There are no limitless public provided panaceas for private party’s problems, real or imagined. There is no virtue in demanding something from others without participation in that which is sought. One needs merely to remember the old folk tale from our youth of the Little Red Hen. The moral of the story is quite simple. Those who are not willing to contribute in the creation of a product do not deserve the end result or “if any would not work, neither should they eat.”
We all have an innate obligation to take care of ourselves. Contrary to the beliefs and actions of some, we were not born to be wards of the State. Such a basic truth should be patently self-evident. Unless markedly physically or psychologically impaired, it is not the moral duty of others to take care of us.
Should individuals choose to do so, on their own, fine. However, should such be governmentally mandated? Of course not! To “take” when able to contribute, but refusing to do so, is completely without virtue. Paine had it right, that is “Common Sense.”
What of that third allegation regarding the decline of core Judeo-Christian work ethics? A point of fact is that this value of diligence and hard work is not merely imbued in those two faiths.
None could challenge the exceptional work ethics of Aristotle, Plato and Cicero through Voltaire, Kant, David Hume, and John Locke to the likes of George Washington, Thomas Jefferson, James Madison, Ethan Allen, Benjamin Franklin, Thomas Paine and Abraham Lincoln to Charles Darwin, Albert Einstein and Stephen Hawking. All were Deists. In fact many of the middle group were primary builders of the USA.
No religion, ethnicity or culture has a corner on virtue and that is a pure and simple fact!
So, perhaps, that third assertion, as well, is not the solitary cause for “civilized” humanity’s ethical and moral decline. Perhaps the reason is an amalgam of all of these factors and more driven by one of our greatest successes, communications technology.
The communications tail now well wags the dog of modern humanity.
A case in point: Phones are no longer for merely calling home to say one might be late for dinner. They are for telling time, taking pictures, watching sports events, playing games, getting stock quotes, checking restaurant reviews, researching trivia, video recording parties and on and on. For many, this plethora of uses has become the most obsessive of addictions. According to a recent Pew Research Internet Project, “44% of cell owners have slept with their phone next to their bed because they wanted to make sure they didn’t miss any calls, text messages, or other updates during the night.” And to make it worse – what with the ease of obtaining and promulgating information – all read, heard and seen on such is all too often taken as gospel!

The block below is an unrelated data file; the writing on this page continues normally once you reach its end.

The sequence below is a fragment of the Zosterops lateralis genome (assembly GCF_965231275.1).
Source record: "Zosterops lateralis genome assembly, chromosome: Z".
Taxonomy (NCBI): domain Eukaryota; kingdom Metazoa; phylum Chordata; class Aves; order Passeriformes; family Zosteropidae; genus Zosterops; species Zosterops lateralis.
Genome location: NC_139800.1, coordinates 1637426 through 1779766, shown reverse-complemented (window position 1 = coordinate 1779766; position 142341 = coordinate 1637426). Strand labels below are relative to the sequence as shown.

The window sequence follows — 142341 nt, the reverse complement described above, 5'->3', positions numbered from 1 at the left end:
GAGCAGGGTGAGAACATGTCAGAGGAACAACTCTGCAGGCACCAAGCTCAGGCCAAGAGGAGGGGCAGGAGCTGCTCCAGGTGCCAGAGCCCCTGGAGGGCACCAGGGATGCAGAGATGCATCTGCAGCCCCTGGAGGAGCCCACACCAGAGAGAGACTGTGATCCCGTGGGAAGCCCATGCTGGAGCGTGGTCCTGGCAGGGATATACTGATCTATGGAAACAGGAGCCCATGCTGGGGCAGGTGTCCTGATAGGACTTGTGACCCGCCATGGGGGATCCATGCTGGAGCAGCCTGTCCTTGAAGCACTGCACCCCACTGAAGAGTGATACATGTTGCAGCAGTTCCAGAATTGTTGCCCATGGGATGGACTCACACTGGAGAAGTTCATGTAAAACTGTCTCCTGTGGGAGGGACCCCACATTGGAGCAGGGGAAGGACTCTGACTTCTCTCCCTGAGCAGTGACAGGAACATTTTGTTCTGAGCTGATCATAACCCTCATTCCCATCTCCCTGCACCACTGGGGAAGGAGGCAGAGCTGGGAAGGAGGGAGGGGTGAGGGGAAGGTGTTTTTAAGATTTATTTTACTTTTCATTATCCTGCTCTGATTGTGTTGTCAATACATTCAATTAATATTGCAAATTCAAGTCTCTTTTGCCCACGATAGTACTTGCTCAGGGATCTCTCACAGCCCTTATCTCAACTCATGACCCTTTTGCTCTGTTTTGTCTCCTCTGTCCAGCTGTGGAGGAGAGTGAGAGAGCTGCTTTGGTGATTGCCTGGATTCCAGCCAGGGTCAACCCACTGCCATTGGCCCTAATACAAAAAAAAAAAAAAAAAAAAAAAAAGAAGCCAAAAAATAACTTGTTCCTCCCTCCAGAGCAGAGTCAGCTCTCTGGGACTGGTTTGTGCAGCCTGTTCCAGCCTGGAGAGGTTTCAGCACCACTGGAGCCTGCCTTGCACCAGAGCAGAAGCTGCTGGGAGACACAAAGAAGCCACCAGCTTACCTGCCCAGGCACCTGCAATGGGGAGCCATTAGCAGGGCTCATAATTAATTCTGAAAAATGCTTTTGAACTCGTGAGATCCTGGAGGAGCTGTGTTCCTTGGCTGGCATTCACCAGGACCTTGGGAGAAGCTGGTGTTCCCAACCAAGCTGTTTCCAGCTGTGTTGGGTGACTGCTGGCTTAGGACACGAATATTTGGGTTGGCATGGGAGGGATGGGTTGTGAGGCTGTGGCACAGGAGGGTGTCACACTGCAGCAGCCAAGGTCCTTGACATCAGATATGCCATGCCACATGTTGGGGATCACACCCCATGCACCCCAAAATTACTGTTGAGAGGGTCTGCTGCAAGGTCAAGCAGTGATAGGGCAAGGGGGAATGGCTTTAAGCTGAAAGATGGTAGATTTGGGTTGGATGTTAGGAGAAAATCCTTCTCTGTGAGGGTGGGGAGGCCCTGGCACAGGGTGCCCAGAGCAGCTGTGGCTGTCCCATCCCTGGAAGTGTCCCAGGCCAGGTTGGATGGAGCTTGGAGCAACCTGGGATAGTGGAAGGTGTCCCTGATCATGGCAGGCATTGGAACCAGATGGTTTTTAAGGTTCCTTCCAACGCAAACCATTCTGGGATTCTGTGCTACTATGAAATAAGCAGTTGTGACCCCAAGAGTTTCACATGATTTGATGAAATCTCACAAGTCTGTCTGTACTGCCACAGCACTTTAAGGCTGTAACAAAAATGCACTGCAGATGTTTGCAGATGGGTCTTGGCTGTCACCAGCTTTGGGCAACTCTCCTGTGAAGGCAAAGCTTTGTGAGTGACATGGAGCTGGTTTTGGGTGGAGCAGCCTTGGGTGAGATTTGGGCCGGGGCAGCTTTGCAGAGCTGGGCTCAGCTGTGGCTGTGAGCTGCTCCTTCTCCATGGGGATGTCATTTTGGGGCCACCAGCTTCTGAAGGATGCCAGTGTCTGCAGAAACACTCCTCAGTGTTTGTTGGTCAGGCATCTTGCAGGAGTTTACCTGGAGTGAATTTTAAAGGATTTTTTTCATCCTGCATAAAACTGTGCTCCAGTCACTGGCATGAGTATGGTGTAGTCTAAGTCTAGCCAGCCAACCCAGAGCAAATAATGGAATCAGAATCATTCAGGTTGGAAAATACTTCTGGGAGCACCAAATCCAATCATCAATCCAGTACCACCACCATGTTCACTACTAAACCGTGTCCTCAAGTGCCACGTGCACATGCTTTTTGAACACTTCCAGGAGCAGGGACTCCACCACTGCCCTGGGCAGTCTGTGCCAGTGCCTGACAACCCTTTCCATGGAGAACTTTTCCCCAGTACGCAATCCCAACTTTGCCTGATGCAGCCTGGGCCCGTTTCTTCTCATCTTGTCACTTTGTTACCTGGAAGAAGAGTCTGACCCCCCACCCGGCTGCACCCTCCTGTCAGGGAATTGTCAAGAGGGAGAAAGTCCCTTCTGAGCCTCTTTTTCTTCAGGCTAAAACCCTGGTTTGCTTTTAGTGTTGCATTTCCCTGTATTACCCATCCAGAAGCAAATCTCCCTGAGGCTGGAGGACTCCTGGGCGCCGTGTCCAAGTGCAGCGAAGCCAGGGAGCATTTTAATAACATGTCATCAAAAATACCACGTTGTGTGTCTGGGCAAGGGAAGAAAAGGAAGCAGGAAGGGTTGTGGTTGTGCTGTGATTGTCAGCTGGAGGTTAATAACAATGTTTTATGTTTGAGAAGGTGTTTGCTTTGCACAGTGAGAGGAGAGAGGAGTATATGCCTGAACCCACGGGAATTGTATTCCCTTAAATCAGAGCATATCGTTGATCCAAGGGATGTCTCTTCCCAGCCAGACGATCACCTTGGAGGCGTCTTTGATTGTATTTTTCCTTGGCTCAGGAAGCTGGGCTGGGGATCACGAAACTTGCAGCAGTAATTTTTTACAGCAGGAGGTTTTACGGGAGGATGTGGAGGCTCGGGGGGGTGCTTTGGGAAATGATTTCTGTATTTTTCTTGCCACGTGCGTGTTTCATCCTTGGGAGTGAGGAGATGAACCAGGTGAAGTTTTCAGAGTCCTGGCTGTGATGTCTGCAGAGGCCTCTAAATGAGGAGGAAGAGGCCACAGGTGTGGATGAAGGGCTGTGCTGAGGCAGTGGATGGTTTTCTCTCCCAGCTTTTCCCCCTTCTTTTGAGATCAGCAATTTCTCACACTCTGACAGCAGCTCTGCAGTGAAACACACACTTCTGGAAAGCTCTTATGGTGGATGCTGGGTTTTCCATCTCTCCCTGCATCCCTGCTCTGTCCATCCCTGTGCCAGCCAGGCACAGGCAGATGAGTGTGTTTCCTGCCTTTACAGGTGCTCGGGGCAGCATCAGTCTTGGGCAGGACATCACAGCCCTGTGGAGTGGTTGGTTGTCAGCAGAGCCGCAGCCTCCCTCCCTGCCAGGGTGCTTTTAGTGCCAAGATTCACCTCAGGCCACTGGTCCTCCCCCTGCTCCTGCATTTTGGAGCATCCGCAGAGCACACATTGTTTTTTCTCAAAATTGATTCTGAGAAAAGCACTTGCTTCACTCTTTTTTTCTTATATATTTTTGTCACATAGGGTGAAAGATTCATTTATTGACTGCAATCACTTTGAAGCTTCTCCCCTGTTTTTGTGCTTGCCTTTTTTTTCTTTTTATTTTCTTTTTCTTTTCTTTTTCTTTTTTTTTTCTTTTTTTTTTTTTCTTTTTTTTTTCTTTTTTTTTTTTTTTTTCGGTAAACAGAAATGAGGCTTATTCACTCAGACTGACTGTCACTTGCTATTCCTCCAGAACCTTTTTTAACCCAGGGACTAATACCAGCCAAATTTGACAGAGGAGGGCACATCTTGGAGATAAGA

How easily we can be manipulated and our opinions swayed.
Who remembers “Newspeak” from the novel “1984” published by George Orwell on 1949? It was a language created to limit our concepts of individual freedoms. Now pause to, but briefly, consider how many individuals that we know who, without question, take that which is said by both members of the politico and “News Media” as absolute, correct and factual. Now that is downright scary!
Who recalls the “feelies” on Aldous Huxley’s “Brave New World” written in the 1930’s but, increasingly seeming to address our soon to be world? How far are these superficial substitutes for actual life from that now found in our video games, entertainment media and diversions easily found on our communications devices of today?
Written by Anthony Burgess and published in 1962, in “Clockwork Orange,” the freedom of individuals to make choices becomes problematic when those choices undermine the governmentally perceived stability of society. Does this sound familiar? Who or what lacks virtue here?
And lastly, what of the writings of Russian born Alisa Zinov’yevna Rosenbaum – known better as Ayn Rand – whose works ranged from “Anthem,” through “Fountainhead,” to “Atlas Shrugged.” In these she asserts that, “productive achievement” is mankind’s noblest activity and “reason” his only absolute. Both sound like solid virtues to me!
So, now, just where are we as regards to our being individuals of virtue?
Do we think for ourselves or merely ape the pap and babble of others?
Have we a personally defined, consistently applied and maintained, standards of conduct and deportment or might they wax and wane with the weather vane of public opinion?
Virtues versus vices – how do ours weigh in the totality that comprises us?
And how prepared are we to, ultimately, strive to be a better member of humanity and, who knows, possibly, ultimately aspire for “Self-actualization.”
The question, and commensurate actions related thereto, begin now!
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Tommy Clarkson is a bit of a renaissance man. He’s lived and worked in locales as disparate as the 1.2 square mile island of Kwajalein to war-torn Iraq, from aboard he and Patty’s boat berthed out of Sea Bright, NJ to Thailand, Germany, Hawaii and Viet Nam; He’s taught classes and courses on creative writing and mass communications from the elementary grades to graduate level; He’s spoken to a wide array of meetings, conferences and assemblages on topics as varied as Buddhism, strategic marketing and tropical plants; In the latter category he and Patty’s recently book, “The Civilized Jungle” – written for the lay gardener – has been heralded as “the best tropical plant book in the last ten years”; And, according to Trip Advisor, their spectacular tropical creation – Ola Brisa Gardens – is the “Number One Tour destination in Manzanillo”.